Ashlyn Oakes

couple of weeks ago, I went to a lecture hosted by the William F. Buckley Jr. Program. At the end of the lecture, a friend of mine asked the speaker a question: I understand most Yale students are very cosmopolitan, but Yale is still primarily an American institution. Shouldn’t we first consider American interests and then talk about serving humanity?

That was the first time I felt really uneasy at Yale. But I knew instantly that he had a point. Although international students are a visible presence on campus, we don’t really belong here.

Every Chinese student who plans to attend an American university is warned about culture shock — but that doesn’t lessen its impact. The first time I heard the term “hook up” was at the sexual education workshop, so I secretly asked my freshman counselor what it meant, keeping my voice as low as possible. On the first day of class my freshman year I unwittingly induced eye-rolls and cringes when I referred to the professor as “sir” (in China, such formality is the norm). To this day, when I go out to eat with my friends, I don’t know what to order for the “side” of a burger (I still find the term weird), so I always ask the waiter, “What do you recommend? I don’t have a preference.” However, believe it or not, those are the more pleasurable moments in life. Clumsiness can be an asset — you actually make more friends through it. Americans like clumsy foreigners.

But there was another, more serious aspect to culture shock: Americans share a common set of political and empirical assumptions that I had never encountered.

In one of my courses on human rights, we discussed the Amish population in Wisconsin. I said, “What’s the difference between their separation policy and racial segregation?” Other students immediately flared up, “They have the freedom to do it! It’s their right!” I hadn’t meant to offend anyone. As a Chinese student, I am not so sensitive to the distinction between voluntary and coerced action. Right now, that distinction is less prevalent in Chinese politics.

In addition, many Americans assume that luxuries common in the West are common everywhere. I fell ill in the second semester of my freshman year, so I took the rest of the year off. When I applied for reinstatement, I realized that Yale had assumed I would do it the American way. Yale thought there would be a community college system in China where I could take two courses prior to my return. It also thought there would be a mental health hospital in my city where I could get treatment. I struggled to meet these requirements. I made it, but only after a great deal of stress and special arrangements.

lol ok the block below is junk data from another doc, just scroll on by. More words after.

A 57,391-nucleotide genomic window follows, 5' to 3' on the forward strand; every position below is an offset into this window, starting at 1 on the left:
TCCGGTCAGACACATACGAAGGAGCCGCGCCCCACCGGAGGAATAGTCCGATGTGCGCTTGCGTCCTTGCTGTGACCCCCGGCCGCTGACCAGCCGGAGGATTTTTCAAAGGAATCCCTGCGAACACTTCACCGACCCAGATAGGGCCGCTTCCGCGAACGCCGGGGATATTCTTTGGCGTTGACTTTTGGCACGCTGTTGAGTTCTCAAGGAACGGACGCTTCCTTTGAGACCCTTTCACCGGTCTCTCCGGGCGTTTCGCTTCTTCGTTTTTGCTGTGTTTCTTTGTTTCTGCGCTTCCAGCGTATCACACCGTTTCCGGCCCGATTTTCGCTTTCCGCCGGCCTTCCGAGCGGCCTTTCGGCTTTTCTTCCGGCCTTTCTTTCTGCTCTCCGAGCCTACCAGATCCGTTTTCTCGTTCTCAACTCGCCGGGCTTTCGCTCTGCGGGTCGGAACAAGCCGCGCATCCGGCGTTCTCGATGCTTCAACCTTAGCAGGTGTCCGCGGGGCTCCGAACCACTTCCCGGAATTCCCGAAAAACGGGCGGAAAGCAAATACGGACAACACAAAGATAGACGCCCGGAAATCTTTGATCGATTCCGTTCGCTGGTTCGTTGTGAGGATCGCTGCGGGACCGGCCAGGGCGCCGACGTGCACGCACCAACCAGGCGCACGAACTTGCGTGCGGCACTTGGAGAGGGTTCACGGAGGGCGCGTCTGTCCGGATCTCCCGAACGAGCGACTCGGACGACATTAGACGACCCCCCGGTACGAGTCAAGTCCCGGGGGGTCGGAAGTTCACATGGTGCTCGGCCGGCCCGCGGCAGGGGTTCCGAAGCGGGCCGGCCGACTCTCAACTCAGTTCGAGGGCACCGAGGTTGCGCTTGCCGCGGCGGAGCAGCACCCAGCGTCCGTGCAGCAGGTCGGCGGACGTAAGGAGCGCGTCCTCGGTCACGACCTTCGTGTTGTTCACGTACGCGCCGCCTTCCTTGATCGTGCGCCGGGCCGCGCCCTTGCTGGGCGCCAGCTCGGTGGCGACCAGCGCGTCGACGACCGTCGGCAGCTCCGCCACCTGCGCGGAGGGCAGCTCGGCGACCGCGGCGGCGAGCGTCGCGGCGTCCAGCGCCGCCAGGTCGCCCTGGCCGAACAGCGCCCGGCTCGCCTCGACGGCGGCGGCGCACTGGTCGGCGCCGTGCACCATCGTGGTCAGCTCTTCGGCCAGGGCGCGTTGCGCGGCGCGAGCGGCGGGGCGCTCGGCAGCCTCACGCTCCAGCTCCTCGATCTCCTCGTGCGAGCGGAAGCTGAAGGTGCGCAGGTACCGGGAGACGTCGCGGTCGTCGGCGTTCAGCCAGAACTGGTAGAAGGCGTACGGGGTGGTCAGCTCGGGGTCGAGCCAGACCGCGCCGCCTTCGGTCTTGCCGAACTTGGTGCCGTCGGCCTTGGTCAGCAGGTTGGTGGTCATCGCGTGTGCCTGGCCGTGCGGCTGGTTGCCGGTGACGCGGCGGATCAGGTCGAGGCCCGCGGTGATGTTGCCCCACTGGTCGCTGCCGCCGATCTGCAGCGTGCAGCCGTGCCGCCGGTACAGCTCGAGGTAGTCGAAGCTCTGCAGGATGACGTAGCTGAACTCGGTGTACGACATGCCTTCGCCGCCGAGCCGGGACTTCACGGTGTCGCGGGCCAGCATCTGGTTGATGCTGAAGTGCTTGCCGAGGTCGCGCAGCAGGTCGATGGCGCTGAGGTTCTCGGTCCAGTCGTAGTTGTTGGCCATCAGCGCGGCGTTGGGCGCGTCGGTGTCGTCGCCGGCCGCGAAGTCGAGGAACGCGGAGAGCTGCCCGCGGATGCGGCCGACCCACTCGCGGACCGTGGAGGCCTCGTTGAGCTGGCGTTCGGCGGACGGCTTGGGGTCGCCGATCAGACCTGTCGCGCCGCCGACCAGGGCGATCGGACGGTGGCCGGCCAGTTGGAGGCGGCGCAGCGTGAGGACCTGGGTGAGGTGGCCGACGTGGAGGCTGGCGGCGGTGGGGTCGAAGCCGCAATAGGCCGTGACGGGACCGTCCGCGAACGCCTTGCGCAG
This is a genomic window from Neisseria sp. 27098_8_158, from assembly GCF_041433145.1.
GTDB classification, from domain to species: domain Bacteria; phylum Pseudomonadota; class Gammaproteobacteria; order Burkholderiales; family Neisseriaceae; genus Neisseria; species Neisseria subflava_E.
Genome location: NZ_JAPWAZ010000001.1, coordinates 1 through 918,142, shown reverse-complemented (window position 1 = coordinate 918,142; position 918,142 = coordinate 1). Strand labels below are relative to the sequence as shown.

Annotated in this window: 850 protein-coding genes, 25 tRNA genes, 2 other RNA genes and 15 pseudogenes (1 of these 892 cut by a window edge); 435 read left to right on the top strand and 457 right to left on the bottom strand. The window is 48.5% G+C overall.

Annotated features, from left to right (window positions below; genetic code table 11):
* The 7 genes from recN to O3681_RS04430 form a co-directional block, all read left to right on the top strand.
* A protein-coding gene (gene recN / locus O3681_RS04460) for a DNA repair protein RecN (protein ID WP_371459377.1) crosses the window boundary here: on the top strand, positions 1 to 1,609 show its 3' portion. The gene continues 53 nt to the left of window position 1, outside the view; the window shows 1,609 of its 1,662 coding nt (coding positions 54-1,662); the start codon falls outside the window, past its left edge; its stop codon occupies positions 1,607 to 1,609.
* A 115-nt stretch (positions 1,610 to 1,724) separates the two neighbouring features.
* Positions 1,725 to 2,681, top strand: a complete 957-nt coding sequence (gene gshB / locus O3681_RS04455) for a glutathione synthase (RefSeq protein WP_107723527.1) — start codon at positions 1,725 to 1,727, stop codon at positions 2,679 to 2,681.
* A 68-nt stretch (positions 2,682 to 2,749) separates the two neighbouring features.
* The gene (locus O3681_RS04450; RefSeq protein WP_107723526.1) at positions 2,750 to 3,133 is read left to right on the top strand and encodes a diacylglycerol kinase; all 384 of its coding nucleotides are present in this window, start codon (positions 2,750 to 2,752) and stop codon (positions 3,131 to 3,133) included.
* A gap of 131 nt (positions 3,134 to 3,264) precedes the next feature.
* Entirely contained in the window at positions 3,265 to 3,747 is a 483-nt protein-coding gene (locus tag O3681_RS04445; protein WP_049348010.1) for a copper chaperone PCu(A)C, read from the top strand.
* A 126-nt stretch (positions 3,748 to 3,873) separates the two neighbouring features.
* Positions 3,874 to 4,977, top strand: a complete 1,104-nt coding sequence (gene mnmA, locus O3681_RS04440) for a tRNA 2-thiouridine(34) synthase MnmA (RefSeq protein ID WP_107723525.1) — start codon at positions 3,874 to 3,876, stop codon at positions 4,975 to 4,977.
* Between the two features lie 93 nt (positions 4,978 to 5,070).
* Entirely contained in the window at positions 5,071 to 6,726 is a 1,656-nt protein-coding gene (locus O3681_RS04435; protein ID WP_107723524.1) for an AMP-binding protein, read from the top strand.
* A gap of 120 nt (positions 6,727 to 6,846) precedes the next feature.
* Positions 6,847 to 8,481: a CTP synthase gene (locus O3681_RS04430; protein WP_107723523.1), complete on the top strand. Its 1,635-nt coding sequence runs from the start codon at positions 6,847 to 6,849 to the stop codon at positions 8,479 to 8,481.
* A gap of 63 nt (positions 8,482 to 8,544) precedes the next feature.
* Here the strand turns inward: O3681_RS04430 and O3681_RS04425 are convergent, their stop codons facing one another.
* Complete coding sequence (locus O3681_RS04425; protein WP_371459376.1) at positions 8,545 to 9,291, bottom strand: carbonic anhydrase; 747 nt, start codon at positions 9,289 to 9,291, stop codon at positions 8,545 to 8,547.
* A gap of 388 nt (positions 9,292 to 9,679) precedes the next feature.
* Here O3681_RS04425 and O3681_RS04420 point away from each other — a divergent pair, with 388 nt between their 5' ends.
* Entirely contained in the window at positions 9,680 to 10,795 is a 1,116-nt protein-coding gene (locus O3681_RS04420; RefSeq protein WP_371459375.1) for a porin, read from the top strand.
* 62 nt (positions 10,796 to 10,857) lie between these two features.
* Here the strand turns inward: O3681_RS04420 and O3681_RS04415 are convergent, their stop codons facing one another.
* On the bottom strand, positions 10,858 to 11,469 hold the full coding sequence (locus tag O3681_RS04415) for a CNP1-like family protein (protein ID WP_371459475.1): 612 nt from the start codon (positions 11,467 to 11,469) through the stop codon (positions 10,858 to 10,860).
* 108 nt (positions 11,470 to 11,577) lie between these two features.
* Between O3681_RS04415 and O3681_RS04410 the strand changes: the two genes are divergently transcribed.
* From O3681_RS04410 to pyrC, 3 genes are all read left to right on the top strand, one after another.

I am not criticizing anyone. Don’t get me wrong. Yale is heaven for international students. As a lower-middle-class kid, I get a free education here. Residential college deans and masters take care of us like parents. What else can I expect? So I find a lot of campus talk about cosmopolitanism absurd. Yale is not a cosmopolitan institution and it should not be. It is an American school with a strong international element, and thank God for that.

But we do need to solve some practical problems. Mental health counseling is rare in China, and Yale doesn’t seem to know that. That’s why I went on the record with the News to talk about my struggles with Yale Health. I was afraid. Publicity is scary, especially when other internationals aren’t speaking up. Our fixation with identity politics often overlooks more concrete, practical issues such as the challenges international students face. I bet most internationals had their uneasy moments — moments when we hoped dearly that there could be a little more understanding. An American institution has no obligation to accommodate each and every need of foreigners, but it should at least make an effort to understand those needs. Boasting about cosmopolitanism won’t help. We need to get down to real issues: possible exemptions for certain reinstatement requirements and more courses on non-Western thought where students learn to think in non-Western ways (instead of using Western feminism to critique Confucius). Internationals can contribute much more to this campus by speaking up than by pretending to be American.

Wenbin Gao is a freshman in Silliman College. Contact him at .